[0065] In a lamp preheat condition, the lamp load is maintained at a low level, and sufficient power is available for operation of the accessory load 26. The lamp brilliance is controlled essentially independent of variable power requirements of the accessory load 26. At maximum lamp load power levels, the lamp brilliance is not reduced by operation of the accessory load 26.

[0066] A luminaire power supply system 200, comprising another embodiment of the present invention, is illustrated in FIG. 11, where elements common to the embodiments of FIGS. 1-10 are designated by the same reference characters. The dimmer 28 is connected to a luminaire 22B by the cable 50. The accessory load 26 is supplied with DC operating power by the accessory power supply 44. The power supply system 200 and the accessory power supply 44 may be incorporated into or located in proximity to the luminaire 22A.

[0067] The power supply system 200 includes a microprocessor 202 with a central processor unit 204 and a memory 206. Rectifier 164 receives alternating polarity lamp operating pulses from the dimmer 28 and provides uniform polarity pulses to the microprocessor 202 and to the input terminals 182 and 184 of buck converter 172.

[0068] An on time detector 208 and an RMS detector 210 are implemented in the microprocessor 202 by conventional programming techniques. The on time detector scans the pulses supplied from the rectifier 164 and determines the duration of each pulse. This provides an indication of the lamp brilliance operating level that is selected by operation of the dimmer 28. The RMS detector receives the pulses supplied from the rectifier 164 and performs a root-means-square calculation to determine the power contained in each lamp operating pulse.

[0069] The processor 204 supplies pulses to control the operation of the buck converter 172 in the manner described above. These pulses may be PWM pulses of varying duration, or may be of constant duration and varying frequency or quantity. The actual RMS power detected by the RMS detector 210, for a given pulse on time, is larger when there is little or no accessory load power requirement and smaller when the accessory load power requirement increases. This difference is used to vary the supply of pulses from the processor 204 to the buck converter 172 in order to maintain constant lamp brilliance despite accessory power requirement variations.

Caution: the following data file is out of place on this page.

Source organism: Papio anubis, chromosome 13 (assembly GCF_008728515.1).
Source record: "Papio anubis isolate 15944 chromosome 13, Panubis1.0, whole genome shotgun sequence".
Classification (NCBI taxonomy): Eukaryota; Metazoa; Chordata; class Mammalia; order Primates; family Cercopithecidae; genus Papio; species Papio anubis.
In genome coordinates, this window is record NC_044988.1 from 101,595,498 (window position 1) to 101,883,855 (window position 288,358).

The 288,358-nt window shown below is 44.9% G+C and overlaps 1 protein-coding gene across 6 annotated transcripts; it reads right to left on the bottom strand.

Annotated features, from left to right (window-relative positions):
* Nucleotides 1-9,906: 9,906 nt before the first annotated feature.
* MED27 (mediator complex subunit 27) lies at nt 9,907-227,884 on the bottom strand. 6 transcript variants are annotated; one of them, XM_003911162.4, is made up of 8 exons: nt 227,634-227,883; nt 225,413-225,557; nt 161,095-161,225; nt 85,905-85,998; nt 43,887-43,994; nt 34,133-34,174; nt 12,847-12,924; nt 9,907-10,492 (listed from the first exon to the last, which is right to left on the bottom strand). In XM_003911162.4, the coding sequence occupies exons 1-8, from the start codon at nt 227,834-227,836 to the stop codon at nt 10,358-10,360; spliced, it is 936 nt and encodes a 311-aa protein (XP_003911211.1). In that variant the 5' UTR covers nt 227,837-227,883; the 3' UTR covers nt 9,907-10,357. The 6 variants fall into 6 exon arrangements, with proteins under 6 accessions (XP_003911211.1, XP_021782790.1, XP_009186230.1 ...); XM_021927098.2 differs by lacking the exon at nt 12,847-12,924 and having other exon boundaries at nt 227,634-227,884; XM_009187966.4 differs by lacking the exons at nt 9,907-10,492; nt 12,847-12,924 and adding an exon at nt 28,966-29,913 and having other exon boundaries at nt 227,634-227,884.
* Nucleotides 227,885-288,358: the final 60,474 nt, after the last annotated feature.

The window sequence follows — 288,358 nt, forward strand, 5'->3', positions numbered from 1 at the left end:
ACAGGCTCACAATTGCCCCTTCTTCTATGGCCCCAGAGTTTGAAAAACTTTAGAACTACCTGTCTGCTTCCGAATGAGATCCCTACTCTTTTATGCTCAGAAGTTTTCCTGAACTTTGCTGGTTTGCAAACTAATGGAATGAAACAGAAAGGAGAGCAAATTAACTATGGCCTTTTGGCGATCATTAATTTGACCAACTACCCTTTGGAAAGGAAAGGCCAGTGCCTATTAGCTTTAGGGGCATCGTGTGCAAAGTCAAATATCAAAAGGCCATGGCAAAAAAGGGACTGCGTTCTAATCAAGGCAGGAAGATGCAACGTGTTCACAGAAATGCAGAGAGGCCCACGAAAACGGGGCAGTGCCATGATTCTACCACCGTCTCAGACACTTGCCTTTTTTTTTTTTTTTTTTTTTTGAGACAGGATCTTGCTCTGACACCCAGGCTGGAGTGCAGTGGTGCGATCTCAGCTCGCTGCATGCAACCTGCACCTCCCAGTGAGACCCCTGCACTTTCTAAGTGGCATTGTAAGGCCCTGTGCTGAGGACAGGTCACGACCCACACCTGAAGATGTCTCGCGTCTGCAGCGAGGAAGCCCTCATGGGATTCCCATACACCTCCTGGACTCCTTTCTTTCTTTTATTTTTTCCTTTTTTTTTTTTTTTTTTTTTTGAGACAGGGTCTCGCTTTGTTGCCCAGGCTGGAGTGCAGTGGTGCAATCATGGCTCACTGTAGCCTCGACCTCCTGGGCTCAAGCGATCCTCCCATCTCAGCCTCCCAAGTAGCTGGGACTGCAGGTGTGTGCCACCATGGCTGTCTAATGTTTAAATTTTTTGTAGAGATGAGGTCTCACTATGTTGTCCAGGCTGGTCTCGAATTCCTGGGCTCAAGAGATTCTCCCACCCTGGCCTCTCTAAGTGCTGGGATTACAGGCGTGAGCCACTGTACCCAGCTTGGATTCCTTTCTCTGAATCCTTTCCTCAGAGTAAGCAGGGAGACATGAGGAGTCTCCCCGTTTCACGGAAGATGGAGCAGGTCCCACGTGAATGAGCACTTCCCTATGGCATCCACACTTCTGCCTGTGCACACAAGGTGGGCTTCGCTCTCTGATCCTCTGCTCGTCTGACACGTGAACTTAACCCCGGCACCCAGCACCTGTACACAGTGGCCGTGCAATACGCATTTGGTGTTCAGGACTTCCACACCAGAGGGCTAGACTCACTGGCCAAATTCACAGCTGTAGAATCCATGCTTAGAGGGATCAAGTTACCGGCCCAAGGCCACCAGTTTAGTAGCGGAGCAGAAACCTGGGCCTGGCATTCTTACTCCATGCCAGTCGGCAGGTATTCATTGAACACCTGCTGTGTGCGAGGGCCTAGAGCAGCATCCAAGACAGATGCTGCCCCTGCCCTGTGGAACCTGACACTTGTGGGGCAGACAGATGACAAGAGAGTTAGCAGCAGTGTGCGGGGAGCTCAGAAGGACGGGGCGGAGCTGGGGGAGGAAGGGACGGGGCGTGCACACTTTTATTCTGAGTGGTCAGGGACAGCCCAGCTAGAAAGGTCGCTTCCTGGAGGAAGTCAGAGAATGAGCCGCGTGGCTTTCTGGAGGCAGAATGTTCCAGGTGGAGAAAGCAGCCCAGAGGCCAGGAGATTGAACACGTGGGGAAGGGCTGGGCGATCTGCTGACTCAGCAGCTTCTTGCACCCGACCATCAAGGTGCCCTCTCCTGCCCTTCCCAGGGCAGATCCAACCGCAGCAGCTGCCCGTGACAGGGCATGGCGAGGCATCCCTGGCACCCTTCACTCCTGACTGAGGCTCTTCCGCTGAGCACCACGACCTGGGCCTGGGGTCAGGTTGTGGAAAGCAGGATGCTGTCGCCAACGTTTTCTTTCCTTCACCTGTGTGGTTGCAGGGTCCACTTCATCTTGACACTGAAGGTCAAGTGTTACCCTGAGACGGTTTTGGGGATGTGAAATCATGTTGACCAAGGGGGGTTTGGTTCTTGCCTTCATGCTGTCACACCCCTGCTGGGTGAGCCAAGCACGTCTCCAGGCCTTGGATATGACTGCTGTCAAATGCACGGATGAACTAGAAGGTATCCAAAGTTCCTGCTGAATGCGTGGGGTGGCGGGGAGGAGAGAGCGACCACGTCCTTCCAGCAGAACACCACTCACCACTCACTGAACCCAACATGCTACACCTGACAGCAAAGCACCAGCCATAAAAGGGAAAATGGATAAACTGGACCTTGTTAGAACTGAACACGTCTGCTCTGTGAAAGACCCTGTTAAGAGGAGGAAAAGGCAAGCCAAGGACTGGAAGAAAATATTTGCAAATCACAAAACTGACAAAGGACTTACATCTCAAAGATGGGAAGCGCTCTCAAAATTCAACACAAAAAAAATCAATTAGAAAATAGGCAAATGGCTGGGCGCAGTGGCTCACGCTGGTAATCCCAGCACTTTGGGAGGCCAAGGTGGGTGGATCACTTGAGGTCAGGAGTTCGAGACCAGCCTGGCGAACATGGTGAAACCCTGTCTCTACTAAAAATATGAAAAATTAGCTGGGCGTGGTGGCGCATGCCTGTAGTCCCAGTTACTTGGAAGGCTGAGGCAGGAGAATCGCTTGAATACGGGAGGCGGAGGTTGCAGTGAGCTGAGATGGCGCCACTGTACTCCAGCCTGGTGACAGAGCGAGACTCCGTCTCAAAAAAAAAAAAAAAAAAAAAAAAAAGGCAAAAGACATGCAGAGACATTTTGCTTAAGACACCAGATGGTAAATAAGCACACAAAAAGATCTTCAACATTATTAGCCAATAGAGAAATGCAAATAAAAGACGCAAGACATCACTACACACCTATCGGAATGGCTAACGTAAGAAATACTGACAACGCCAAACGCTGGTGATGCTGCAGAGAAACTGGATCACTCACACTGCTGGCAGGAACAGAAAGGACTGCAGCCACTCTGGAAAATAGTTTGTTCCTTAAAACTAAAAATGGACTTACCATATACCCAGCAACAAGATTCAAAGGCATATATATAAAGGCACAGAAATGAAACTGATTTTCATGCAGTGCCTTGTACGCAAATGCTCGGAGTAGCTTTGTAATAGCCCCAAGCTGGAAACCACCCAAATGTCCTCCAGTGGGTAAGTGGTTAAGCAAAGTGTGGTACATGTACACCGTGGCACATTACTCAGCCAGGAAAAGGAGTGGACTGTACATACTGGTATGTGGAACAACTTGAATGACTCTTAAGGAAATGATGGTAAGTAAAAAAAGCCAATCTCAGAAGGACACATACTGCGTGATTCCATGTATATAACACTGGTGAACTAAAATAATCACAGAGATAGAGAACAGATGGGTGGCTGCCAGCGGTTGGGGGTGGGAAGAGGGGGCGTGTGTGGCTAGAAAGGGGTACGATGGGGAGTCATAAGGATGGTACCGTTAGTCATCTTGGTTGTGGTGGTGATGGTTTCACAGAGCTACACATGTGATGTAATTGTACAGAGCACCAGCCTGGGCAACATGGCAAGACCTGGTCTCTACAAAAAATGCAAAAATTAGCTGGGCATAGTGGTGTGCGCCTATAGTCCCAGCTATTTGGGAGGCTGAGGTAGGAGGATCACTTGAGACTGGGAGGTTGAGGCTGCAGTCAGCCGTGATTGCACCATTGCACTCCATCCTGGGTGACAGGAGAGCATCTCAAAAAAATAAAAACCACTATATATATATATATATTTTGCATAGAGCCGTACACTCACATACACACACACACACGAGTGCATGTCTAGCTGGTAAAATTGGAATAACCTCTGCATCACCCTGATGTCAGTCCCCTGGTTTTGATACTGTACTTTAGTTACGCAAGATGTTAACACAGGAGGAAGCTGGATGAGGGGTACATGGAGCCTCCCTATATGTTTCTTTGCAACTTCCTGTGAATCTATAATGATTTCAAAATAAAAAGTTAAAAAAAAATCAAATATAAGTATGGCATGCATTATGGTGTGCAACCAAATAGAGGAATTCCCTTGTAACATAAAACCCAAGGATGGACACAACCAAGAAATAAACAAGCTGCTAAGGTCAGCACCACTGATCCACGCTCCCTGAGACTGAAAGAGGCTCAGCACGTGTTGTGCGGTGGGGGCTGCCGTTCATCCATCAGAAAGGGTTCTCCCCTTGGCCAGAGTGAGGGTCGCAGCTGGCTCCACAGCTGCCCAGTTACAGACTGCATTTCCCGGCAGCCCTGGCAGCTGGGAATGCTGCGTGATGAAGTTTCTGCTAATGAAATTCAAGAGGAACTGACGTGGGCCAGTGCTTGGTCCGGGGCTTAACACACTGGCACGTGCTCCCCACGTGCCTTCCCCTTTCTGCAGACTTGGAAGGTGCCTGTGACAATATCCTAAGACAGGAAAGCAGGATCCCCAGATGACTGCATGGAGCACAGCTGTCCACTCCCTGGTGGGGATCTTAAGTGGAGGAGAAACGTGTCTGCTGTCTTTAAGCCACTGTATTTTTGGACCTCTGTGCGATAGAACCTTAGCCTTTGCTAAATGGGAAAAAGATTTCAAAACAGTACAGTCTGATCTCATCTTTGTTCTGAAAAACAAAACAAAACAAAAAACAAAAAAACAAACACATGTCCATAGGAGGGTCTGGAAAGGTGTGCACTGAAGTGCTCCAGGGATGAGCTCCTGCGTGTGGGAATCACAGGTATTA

[0070]FIG. 12 is a flow chart illustrating a lamp power control routine performed by the microprocessor 202 of the power supply system 200 and implementing a pulse transfer characteristic for energizing the lamp load 24. The routine is called by processor 204 for each pulse received from the rectifier 164 and starts at start block 212. At block 214, the on time detector 208 detects the on time, or duration, of a lamp operating pulse.

[0071] At block 216, the routine uses the detected on time to get a nominal RMS value. The nominal RMS value is the RMS power that is contained in a pulse of the duration detected at block 214 in the absence of any accessory load power consumption. At block 218, the routine also uses the detected on time to get a nominal PWM pulse value. The nominal PWM pulse value is a pulse value that, when applied by processor 204 to the buck converter 172, produces the desired lamp brilliance in the absence of any accessory load power consumption. The nominal PWM and nominal RMS values may be obtained from one or more look up tables in memory 206, or may be calculated using a suitable algorithm contained in memory 206.

[0072] The PWM value has a variable parameter, such as pulse duration or frequency or pulse count, that can be varied to alter the pulse transfer characteristic of the system. This is accomplished by varying the proportion of the lamp operating pulses from the dimmer 28 that are blocked in the buck converter 172. The nominal PWM values for various detected on time values are selected to achieve a pulse transfer characteristic similar to the pulse transfer characteristic achieved with the power supply systems 20 and 180. At low lamp energization levels, the proportion of the lamp operating pulses and the power transferred to the lamp load 24 is relatively low so that power for the accessory load 26 is available while little or no power is supplied to the lamp load 24. At increasing lamp energization levels, the proportion of the lamp operating pulses blocked in the buck converter 172 decreases and the level of power transferred to the lamp load increases. At full lamp energization, a minimum or no lamp operating pulse blockage occurs and maximum lamp operating power is transferred so that the lamp load 24 operates at full brilliance.